The Christmas season must be difficult for Times columnists. Apparently holiday fatigue and excess eggnog lead to bad outcomes. Any column bt Maureen Dowd could be offered as evidence but this latest laugher from David Brooks reveals a man in need of a few weeks away:
Strengthen the Presidency
Right, because libs were so content under Bush and righties are just loving Obama. Not to mention the civil liberties/NSA/drone wars thing that still vexes some on the left. But let's press on:
We’re in a period of reform stagnation. It’s possible that years will go by without the passage of a major piece of legislation. Meanwhile, Washington nearly strangles on a gnat, like this week’s teeny budget compromise.
In the current issue of The American Interest, Francis Fukuyama analyzes this institutional decay. His point is that the original system of checks and balances has morphed into a “vetocracy,” an unworkable machine where many interests can veto reform.
"Reform stagnation" - he says that like its a bad thing.
We learn - tear out the front page! - that the center of power has been captured by the regulatees:
Fukuyama describes what you might call the demotion of Pennsylvania Avenue. Legislative activity could once be understood by what happens at either end of that street. But now power is dispersed among the mass of rentier groups. Members of Congress lead lives they don’t want to lead because they are beholden to the groups. The president is hemmed in by this new industry, interest group capitalism. The unofficial pressure sector dominates the official governing sector. Throw in political polarization and you’ve got a recipe for a government that is more stultified, stagnant and overbearing.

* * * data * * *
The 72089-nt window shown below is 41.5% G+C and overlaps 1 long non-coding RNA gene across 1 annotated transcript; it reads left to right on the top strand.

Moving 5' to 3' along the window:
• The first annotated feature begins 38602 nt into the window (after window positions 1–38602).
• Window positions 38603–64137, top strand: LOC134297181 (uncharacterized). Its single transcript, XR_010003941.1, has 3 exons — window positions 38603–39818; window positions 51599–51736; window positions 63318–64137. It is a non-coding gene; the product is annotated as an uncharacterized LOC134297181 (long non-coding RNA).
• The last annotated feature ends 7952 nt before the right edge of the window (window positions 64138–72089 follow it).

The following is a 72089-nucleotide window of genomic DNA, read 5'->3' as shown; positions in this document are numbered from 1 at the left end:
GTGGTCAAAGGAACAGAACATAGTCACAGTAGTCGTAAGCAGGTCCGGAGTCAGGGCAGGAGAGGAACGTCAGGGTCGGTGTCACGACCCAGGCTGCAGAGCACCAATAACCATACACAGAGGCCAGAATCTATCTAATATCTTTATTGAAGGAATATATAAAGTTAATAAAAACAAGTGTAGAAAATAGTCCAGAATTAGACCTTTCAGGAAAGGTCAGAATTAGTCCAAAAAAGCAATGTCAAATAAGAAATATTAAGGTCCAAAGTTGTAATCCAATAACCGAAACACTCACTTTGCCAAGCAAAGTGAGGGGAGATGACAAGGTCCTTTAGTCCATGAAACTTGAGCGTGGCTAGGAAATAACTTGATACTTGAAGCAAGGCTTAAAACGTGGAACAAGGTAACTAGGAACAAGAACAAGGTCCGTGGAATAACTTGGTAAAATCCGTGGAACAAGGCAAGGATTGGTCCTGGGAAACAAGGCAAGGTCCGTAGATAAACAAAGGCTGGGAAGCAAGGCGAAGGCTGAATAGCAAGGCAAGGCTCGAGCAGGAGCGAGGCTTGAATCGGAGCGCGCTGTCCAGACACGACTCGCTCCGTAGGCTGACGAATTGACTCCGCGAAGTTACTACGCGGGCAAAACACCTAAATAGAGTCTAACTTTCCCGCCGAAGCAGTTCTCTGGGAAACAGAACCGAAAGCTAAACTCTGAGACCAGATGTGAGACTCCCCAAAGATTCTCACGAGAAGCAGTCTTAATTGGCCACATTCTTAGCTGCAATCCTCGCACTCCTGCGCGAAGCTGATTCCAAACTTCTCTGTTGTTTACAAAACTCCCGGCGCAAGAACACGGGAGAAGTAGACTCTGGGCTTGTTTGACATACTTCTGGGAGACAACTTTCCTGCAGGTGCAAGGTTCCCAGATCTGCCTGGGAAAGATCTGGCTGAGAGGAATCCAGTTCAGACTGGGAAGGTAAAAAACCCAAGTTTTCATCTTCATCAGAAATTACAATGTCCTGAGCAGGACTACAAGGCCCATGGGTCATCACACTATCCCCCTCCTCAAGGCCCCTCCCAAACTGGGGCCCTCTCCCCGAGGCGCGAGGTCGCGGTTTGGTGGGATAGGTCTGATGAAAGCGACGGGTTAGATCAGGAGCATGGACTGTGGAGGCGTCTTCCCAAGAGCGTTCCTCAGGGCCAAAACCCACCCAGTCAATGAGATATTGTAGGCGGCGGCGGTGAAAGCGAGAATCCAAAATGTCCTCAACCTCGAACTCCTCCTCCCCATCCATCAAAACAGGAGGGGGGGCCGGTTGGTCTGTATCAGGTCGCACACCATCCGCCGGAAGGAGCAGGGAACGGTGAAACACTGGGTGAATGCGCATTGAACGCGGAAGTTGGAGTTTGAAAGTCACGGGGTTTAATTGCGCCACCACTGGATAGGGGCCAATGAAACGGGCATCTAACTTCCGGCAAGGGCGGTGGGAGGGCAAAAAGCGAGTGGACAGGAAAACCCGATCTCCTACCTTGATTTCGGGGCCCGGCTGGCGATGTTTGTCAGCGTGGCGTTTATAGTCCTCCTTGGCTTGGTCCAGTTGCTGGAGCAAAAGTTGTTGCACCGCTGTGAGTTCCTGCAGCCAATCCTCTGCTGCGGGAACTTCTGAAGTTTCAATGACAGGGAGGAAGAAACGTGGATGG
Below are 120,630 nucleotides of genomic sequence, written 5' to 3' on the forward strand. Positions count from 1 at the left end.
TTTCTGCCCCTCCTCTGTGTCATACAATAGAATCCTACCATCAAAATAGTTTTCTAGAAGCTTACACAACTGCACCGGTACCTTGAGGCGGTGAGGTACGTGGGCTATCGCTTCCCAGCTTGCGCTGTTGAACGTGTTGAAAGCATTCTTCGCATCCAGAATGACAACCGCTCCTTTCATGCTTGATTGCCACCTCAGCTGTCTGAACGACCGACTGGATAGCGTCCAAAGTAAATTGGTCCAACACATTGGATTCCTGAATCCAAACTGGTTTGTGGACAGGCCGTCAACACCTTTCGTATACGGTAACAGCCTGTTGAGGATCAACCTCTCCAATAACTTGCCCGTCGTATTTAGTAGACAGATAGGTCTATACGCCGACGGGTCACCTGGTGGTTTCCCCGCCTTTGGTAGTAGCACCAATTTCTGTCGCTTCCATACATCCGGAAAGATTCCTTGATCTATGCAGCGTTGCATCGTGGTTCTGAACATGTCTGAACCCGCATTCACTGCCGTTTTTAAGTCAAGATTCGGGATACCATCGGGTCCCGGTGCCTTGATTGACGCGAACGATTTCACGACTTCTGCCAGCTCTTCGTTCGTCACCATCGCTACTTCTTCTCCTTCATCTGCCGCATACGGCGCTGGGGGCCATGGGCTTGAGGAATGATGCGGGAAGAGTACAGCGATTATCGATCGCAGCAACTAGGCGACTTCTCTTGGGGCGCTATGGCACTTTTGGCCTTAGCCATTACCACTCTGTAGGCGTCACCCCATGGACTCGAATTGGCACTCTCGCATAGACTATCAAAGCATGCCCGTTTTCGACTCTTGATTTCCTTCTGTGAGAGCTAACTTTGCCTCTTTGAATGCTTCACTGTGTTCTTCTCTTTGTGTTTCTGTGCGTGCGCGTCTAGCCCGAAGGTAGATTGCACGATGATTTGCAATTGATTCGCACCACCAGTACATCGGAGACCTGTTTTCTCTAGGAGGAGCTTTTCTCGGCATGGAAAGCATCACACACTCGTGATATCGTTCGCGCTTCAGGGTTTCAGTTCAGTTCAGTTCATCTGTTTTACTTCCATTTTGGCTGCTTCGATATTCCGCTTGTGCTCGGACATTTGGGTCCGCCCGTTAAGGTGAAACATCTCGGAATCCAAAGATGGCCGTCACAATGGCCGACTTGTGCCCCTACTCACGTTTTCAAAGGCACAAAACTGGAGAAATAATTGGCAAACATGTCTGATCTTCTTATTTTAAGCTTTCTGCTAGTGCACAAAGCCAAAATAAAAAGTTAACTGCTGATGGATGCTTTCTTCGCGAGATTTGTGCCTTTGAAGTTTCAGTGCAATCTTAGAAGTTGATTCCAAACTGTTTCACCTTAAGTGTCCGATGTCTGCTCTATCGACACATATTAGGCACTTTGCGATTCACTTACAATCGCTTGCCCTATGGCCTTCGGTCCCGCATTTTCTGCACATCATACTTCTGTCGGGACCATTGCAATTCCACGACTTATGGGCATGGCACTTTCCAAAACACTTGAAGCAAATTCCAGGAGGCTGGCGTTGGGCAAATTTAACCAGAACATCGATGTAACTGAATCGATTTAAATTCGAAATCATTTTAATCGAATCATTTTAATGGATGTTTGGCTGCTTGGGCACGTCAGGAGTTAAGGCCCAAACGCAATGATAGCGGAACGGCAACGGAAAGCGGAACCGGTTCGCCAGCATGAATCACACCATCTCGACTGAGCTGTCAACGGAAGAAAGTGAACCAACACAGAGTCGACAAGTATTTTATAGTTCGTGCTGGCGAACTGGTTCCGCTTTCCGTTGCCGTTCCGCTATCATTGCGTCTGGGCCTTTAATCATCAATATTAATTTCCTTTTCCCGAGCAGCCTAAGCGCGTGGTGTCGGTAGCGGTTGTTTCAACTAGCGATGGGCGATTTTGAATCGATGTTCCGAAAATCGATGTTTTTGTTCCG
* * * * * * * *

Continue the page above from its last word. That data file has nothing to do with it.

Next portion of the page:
What's next, some old guy warning of a military-industrial complex?
Fortunately, our Mr. Brooks has a solution:
But there is a way out: Make the executive branch more powerful.
He knows you are slack-jawed from thoughts of ObamaCare, but stay with him:
This is a good moment to advocate greater executive branch power because we’ve just seen a monumental example of executive branch incompetence: the botched Obamacare rollout. It’s important to advocate greater executive branch power in a chastened mood. It’s not that the executive branch is trustworthy; it’s just that we’re better off when the presidency is strong than we are when the rentier groups are strong, or when Congress, which is now completely captured by the rentier groups, is strong.
He still knows that some us are slack-jawed. What, we are wondering, about the Tea Party? We can read umpty-bump articles about how the tea Partiers have hijacked the Washington agenda, but just which rentier group has them in their pocket? And speaking of the Washington establishment and a massive lobbying effort, what about about immigration reform?
Mr. Brooks is ready with a riposte, at least on immigration:
Here are the advantages. First, it is possible to mobilize the executive branch to come to policy conclusion on something like immigration reform. It’s nearly impossible for Congress to lead us to a conclusion about anything.
Huh? That hardly explains why all the king's lobbyists and all the king's men can't get immigration reform through Congress.
We are offered a bit of wishful thinking:
Second, executive branch officials are more sheltered from the interest groups than Congressional officials. Third, executive branch officials usually have more specialized knowledge than staffers on Capitol Hill and longer historical memories. Fourth, Congressional deliberations, to the extent they exist at all, are rooted in rigid political frameworks. Some agencies, especially places like the Office of Management and Budget, are reasonably removed from excessive partisanship. Fifth, executive branch officials, if they were liberated from rigid Congressional strictures, would have more discretion to respond to their screw-ups, like the Obamacare implementation.